Perhaps the better choice is to encourage. To build up. To care about and to work to understand. To find that “one thing” that might turn a life around.
No perhaps about it. Yes, it does take time. Yes, there is effort involved. But if it changes a life, even just one life . . . Something to think about . . .
Live Your Life, and Make A Difference!
To My Readers:
I am proud, and humbled, to announce that Caught in a Web was named as a PenCraft Literary Award Winner for Thriller Fiction! I was nominated by a reviewer and received notification in the last week or so. It is also on the list for “one of the best crime thriller books of the year!” by Best Thrillers. As I said, I am both proud and humbled.
Thanks to all who have taken a chance on reading Caught in a Web. If you are interested in a copy on either Kindle or in Paperback, you can find it on Amazon https://www.amazon.com/dp/B07CKF7696 or on Barnes and Noble at https://www.barnesandnoble.com/w/caught-in-a-web-joseph-lewis/1128250923?ean=9781684330249
And if you do give Caught in a Web a shot, please leave a rating and a review. I would appreciate it. Thanks for this consideration!
Caught in a Web:
The bodies of high school and middle school kids are found dead from an overdose of heroin and fentanyl. The drug trade along the I-94 and I-43 corridors and the Milwaukee Metro area is controlled by MS-13, a violent gang originating from El Salvador. Ricardo Fuentes is sent from Chicago to Waukesha to find out who is cutting in on their business, shut it down and teach them a lesson. But he has an ulterior motive: find and kill a fifteen-year-old boy, George Tokay, who had killed his cousin the previous summer.
Detectives Jamie Graff, Pat O’Connor and Paul Eiselmann race to find the source of the drugs, shut down the ring, and find Fuentes before he kills anyone else, especially George or members of his family. The three detectives discover the ring has its roots in a high school among the students and staff. https://www.amazon.com/dp/B07CKF7696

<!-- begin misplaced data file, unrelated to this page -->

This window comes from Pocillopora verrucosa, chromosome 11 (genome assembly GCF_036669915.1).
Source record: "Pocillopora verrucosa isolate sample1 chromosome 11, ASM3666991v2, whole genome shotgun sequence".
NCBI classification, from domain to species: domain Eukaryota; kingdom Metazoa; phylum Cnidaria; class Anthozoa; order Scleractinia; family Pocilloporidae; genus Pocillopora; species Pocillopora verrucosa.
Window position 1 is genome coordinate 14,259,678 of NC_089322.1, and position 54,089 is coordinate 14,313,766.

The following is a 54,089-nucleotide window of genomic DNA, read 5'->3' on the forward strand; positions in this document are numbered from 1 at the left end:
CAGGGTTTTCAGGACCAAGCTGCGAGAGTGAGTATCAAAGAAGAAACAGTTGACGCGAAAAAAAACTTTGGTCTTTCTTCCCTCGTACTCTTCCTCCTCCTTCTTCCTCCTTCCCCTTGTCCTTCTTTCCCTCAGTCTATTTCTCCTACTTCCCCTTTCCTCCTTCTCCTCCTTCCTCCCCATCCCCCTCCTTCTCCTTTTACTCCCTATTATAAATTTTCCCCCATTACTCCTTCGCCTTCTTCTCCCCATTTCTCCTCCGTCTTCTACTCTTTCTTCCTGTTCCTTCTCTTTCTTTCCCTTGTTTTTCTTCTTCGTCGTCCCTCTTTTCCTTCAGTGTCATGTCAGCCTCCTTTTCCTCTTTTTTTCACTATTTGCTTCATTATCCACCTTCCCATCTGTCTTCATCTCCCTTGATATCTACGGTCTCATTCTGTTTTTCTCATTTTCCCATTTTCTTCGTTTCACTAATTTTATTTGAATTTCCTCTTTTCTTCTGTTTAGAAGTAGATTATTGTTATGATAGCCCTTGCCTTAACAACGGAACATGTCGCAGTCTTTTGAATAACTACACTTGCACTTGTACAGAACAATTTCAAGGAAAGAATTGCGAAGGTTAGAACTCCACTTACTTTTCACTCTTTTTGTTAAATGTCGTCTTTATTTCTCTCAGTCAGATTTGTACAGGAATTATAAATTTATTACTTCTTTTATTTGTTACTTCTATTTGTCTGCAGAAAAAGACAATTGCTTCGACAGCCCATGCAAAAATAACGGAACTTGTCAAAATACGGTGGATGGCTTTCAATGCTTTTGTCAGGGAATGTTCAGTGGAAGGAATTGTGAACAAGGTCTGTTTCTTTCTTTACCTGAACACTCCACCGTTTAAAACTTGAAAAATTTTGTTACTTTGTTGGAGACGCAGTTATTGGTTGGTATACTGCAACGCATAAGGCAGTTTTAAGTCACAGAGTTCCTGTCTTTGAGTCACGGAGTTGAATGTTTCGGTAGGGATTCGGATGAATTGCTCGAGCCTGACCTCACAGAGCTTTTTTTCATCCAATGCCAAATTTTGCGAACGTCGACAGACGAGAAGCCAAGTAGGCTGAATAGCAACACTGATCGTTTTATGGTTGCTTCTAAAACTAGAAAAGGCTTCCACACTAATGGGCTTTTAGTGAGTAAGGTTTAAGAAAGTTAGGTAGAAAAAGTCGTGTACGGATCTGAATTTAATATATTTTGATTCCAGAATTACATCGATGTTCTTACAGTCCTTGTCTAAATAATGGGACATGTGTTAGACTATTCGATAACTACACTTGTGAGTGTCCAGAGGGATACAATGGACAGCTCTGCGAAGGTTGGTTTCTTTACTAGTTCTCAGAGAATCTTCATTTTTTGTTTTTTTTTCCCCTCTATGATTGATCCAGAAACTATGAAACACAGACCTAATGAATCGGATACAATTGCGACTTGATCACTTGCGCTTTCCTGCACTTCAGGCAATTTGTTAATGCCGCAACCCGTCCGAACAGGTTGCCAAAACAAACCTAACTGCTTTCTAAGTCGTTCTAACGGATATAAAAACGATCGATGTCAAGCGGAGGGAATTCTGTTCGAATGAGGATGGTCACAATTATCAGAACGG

Book One of the Lives Trilogy, Stolen Lives:
Two thirteen year old boys are abducted off a safe suburban street. Kelliher and his team of FBI agents have 24 hours to find them or they’ll end up like all the others- dead! They have no leads, no clues, and nothing to go on. And the possibility exists that one of his team members might be involved. http://tinyurl.com/Stolen-Lives-J-Lewis
Book Two of the Lives Trilogy, Shattered Lives:
Six men escaped and are out for revenge. The boys, recently freed from captivity, are in danger and so are their families, but they don’t know it. The FBI has no clues, no leads, and nothing to go on and because of that, cannot protect them. http://tinyurl.com/Shattered-Lives-J-Lewis
Book Three of the Lives Trilogy, Splintered Lives:
A 14 year old boy knows the end is coming. What he doesn’t know is when, where or by whom. Without that knowledge, neither he nor the FBI can protect him or his family.
The Lives Trilogy Prequel, Taking Lives:
FBI Agent Pete Kelliher and his partner search for the clues behind the bodies of six boys left in various and remote parts of the country. Even though they don’t know one another, the lives of FBI Kelliher, 11 year old Brett McGovern, and 11 year old George Tokay are separate pieces of a puzzle. The two boys become interwoven with the same thread that Pete Kelliher holds in his hand. The three of them are on a collision course and when that happens, their lives are in jeopardy as each search for a way out. http://tinyurl.com/Taking-Lives-J-Lewis